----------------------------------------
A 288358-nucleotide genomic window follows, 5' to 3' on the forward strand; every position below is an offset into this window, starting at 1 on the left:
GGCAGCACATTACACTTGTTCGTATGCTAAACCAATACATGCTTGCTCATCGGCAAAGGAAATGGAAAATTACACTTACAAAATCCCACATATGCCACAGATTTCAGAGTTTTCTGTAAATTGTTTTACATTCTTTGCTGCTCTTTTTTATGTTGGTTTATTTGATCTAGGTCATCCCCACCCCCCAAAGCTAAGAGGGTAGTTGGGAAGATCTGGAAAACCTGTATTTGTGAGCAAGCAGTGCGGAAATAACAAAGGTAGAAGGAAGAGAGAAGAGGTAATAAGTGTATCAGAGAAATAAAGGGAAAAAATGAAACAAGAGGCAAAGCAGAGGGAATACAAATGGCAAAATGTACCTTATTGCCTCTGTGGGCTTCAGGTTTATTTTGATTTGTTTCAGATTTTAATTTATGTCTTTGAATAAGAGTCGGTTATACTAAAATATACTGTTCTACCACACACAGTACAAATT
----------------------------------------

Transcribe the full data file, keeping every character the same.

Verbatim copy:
A 288358-nucleotide genomic window follows, 5' to 3' on the forward strand; every position below is an offset into this window, starting at 1 on the left:
GGCAGCACATTACACTTGTTCGTATGCTAAACCAATACATGCTTGCTCATCGGCAAAGGAAATGGAAAATTACACTTACAAAATCCCACATATGCCACAGATTTCAGAGTTTTCTGTAAATTGTTTTACATTCTTTGCTGCTCTTTTTTATGTTGGTTTATTTGATCTAGGTCATCCCCACCCCCCAAAGCTAAGAGGGTAGTTGGGAAGATCTGGAAAACCTGTATTTGTGAGCAAGCAGTGCGGAAATAACAAAGGTAGAAGGAAGAGAGAAGAGGTAATAAGTGTATCAGAGAAATAAAGGGAAAAAATGAAACAAGAGGCAAAGCAGAGGGAATACAAATGGCAAAATGTACCTTATTGCCTCTGTGGGCTTCAGGTTTATTTTGATTTGTTTCAGATTTTAATTTATGTCTTTGAATAAGAGTCGGTTATACTAAAATATACTGTTCTACCACACACAGTACAAATT